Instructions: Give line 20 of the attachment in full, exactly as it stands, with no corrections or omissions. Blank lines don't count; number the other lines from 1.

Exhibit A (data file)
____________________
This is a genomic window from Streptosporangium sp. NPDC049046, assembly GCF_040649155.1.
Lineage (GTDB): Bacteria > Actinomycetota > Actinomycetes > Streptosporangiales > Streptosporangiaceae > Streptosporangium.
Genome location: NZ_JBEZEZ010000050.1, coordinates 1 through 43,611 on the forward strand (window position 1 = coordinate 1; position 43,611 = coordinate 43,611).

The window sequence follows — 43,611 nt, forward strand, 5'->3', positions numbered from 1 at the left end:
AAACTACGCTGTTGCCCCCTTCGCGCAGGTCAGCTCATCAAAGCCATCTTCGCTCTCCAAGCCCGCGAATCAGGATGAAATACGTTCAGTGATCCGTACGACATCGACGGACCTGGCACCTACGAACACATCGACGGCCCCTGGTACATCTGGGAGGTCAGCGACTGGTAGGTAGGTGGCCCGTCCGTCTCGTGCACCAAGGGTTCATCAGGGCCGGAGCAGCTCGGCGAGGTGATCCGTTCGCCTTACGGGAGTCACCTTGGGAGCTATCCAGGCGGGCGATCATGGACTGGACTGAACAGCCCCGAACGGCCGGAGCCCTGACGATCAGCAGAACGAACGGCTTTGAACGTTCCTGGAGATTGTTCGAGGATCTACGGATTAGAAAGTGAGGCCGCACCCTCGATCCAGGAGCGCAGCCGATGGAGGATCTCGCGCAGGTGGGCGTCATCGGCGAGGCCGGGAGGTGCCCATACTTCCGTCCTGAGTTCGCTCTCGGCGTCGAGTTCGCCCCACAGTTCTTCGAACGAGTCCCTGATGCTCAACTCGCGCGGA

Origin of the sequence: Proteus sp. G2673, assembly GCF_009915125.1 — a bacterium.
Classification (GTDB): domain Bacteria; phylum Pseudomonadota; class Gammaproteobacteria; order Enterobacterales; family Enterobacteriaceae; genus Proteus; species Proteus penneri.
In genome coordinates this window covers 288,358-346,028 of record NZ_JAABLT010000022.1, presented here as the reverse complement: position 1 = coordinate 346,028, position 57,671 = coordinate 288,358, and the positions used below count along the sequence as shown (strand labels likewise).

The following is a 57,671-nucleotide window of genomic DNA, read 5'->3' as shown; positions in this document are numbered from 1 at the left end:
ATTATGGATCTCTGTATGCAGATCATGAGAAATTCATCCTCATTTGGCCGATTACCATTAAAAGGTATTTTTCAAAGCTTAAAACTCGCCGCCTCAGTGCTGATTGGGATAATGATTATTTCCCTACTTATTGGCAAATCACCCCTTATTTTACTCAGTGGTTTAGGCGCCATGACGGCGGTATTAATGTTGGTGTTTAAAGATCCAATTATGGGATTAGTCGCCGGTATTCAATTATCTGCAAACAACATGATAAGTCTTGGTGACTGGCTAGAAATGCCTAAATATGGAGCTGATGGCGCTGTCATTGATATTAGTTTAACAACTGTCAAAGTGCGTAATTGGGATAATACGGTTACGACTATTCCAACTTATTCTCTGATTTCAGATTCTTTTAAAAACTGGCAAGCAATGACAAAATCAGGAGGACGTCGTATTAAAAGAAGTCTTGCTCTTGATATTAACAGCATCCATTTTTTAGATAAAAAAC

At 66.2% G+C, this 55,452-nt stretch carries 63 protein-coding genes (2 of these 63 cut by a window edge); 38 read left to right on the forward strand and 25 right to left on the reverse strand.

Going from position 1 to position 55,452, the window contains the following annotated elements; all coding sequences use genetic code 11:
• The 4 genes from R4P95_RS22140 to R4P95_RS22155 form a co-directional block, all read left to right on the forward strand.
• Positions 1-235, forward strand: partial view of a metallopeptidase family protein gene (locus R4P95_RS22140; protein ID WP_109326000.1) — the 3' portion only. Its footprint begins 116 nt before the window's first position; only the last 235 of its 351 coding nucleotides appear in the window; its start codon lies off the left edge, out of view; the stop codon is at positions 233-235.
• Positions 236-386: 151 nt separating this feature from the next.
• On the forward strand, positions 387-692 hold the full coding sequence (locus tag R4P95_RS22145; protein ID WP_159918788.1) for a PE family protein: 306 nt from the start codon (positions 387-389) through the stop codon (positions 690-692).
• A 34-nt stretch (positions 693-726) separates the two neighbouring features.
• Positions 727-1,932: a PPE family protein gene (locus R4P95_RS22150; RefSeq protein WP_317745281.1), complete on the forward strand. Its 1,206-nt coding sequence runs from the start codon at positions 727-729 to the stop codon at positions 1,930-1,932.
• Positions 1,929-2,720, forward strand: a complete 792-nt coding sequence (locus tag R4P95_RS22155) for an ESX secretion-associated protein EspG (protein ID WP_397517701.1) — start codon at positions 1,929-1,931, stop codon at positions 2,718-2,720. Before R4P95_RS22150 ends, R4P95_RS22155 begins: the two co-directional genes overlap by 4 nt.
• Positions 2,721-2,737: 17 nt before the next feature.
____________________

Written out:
• Positions 2,721-2,737: 17 nt before the next feature.